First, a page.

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Phonics activity for Yr 1?

Discussion in 'Teaching assistants' started by Minnieminxz, Jul 14, 2011.

  1. Hi,
    I'm hoping someone can point me in the right direction :)
    I have an interview on Monday, and although the job is for working in KS2, they have asked me to work with a group of year 1 children.
    The activity should last 15 mins.
    I haven't worked with year 1 before, only year 3 and up!
    I was thinking of phoneme Bingo, I print off a sheet with pictures on( in a square table), I was thinking as it's almost the end of term to make it seaside themed.
    I say the word, ie, Boat, Tent, Sea, Sand, and they cross the correct picture. Then ( as that won't take 15 mins) I re enforce the activity by giving them a clean sheet of the same pictures, and a list of the words to cut out and stick onto the right picture.
    Does this sound suitable? Although they'll be Yr1, they are almost into yr 2, so not quite sure how easy/difficult to make it!
    My other idea was a phoneme spotter story, where they have coloured pens and circle the sound we are looking for, ie, 'oo', while I read it, then re read it slowly so they can follow the words. I did ALS years ago, but that was with year 3 & 4, and I don't have any of the resources now, but I have downloaded a couple of bingo cards from the resources on here and a phoneme spotter story.
    What do you think would engage yr1/2 best please?
    Thank you!!
  2. Has the school let you know where the kids are phonics wise? If they do letters and sounds what phase are they on? Its quite tricky if you dont know the ability of the kids, in the last week i've worked with a year 1 class who were struggling to identify initial phonemes and another year 1 class where they were Phase 5 (Phase Five will already be able to read and spell words with adjacent consonants, such as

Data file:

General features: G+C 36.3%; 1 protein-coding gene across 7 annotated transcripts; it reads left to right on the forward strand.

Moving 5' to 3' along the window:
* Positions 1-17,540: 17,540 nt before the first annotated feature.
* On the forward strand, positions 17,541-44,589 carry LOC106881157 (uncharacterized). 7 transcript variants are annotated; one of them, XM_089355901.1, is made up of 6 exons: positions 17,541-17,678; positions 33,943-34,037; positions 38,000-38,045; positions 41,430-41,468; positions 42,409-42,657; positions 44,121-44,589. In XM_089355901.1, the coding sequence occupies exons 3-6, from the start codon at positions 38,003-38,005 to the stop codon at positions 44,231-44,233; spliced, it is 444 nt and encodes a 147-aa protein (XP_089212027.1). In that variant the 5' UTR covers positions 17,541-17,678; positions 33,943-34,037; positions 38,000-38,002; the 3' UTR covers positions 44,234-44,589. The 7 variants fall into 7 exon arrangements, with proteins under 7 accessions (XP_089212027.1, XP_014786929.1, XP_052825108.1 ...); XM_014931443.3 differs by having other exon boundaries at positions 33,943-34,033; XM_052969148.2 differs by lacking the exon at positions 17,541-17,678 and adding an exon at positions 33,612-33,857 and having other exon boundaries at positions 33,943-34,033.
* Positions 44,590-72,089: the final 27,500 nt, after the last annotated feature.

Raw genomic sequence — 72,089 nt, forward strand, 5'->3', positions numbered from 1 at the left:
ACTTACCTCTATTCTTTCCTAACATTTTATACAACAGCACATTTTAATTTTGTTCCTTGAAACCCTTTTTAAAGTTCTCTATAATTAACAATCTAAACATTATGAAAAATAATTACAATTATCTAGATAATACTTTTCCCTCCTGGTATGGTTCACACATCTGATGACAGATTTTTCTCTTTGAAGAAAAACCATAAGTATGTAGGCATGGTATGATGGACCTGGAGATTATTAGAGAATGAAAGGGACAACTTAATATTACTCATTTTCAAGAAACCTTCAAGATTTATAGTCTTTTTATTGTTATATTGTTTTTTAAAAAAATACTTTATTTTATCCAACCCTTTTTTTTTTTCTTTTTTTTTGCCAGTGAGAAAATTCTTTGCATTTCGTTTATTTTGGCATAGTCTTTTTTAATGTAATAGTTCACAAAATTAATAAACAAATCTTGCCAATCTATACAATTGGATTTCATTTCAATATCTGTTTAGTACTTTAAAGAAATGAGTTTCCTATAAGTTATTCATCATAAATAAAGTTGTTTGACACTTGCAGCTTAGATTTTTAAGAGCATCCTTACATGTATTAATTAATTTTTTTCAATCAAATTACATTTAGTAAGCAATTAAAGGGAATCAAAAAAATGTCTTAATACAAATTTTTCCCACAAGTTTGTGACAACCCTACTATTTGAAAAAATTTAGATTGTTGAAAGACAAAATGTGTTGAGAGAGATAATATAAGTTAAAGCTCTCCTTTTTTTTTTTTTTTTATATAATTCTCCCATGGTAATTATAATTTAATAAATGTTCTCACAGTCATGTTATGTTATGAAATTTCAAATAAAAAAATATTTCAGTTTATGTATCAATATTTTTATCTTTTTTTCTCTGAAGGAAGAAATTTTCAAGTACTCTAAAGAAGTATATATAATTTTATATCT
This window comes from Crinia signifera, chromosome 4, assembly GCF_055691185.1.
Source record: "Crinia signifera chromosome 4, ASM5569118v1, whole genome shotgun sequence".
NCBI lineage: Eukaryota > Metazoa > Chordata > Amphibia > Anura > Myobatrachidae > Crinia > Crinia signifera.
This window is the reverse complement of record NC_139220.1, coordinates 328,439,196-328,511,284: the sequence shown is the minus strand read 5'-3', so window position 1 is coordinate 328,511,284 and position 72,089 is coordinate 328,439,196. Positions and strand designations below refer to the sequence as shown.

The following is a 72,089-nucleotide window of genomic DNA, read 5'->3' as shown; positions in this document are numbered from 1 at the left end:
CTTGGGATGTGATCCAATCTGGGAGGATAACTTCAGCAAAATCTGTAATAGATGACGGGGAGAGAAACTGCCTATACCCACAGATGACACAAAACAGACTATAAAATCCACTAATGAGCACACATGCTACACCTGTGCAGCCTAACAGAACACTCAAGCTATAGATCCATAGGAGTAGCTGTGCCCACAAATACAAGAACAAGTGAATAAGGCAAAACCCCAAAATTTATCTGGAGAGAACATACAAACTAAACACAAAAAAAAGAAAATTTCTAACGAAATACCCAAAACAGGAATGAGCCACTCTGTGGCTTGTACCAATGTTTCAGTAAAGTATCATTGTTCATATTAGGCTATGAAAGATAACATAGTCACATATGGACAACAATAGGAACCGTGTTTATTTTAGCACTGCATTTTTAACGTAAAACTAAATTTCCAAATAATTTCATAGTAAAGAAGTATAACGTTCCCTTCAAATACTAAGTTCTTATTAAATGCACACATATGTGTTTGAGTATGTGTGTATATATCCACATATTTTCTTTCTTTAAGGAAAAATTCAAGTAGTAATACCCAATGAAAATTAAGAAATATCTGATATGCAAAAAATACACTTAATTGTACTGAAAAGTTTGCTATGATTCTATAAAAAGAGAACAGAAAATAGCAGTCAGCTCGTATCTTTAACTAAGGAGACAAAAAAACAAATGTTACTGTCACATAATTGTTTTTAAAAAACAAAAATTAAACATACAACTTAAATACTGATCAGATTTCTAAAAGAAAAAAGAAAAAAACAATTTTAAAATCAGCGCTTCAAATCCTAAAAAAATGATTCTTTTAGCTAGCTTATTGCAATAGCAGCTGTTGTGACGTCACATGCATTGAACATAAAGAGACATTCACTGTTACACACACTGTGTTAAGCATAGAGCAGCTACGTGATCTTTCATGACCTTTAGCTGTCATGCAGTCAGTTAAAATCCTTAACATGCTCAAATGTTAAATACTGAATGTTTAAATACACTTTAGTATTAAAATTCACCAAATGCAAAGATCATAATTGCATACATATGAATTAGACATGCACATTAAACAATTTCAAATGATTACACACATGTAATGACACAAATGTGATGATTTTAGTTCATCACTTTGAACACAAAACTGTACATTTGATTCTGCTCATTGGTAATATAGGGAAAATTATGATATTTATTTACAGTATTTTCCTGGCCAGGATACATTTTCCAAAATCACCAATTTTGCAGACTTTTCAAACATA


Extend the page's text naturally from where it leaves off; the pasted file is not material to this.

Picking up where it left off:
trap, string and flask. They will also be able to read and spell some polysyllabic words.)
    I'd get onto the school and ask where they are. The activities look like good ones, just make sure they're class appropriate :)
  3. bluebell27

    bluebell27 New commenter

    I work in a mixed Year 1/2 class and would say that the majority of year 1 children at this time of the year will be secure in CVC words (cat/mop) and blends ( frog/pram) and lots of them can read phase 3 which is the common long vowels such as ee/oo/ow/ ai/ay/ etc.

    What you could do based on your bingo idea is an activity where children have to read these words. You could have pre printed cards with five words on (a variety of words from all phases which would differentiate the activity for different abilities) Then show a variety of picture cards and ask the children to mark off the word on the picture on their card. So if you show a picture of a boat they may or may not have it on their card but they have to recognise the word to be able to print off. (you could always have a set of bingo words that are just CBC for specific children but you would need to make yourself aware of which if any children only need these.

    An alternative could be is to use white boards and pens (most classes have a set of these) show approx 10 assorted decidable words (from the five stages of letters and sounds) lay them out on the floor/ stick on board and ask children to choose five words to copy onto their board. One in each corner and one word in the middle. Them randomly show picture cards sound the word out b/IA/t/ and children mark off that word if it is on their board.

    These activities could easily fill 15 mins.
    I think the main thing is to build up a rapport with the children, and keeping them all active and interested and most young children love a game of bingo. (ours do anyway)
    Good luck with your interview
  4. bluebell27

    bluebell27 New commenter

    Sorry for the typos. that should read CVC ..... and decodable words /b/o/a/t
  5. Thank you for the advice, it's really helpful [​IMG]
    I'm going to email the school to ask which phase they are on, but the letter says ' a mix of pupils from Yr1' so it may well be mixed ability- not easy when you don't know the children and it's the last week of term with excitement running high!!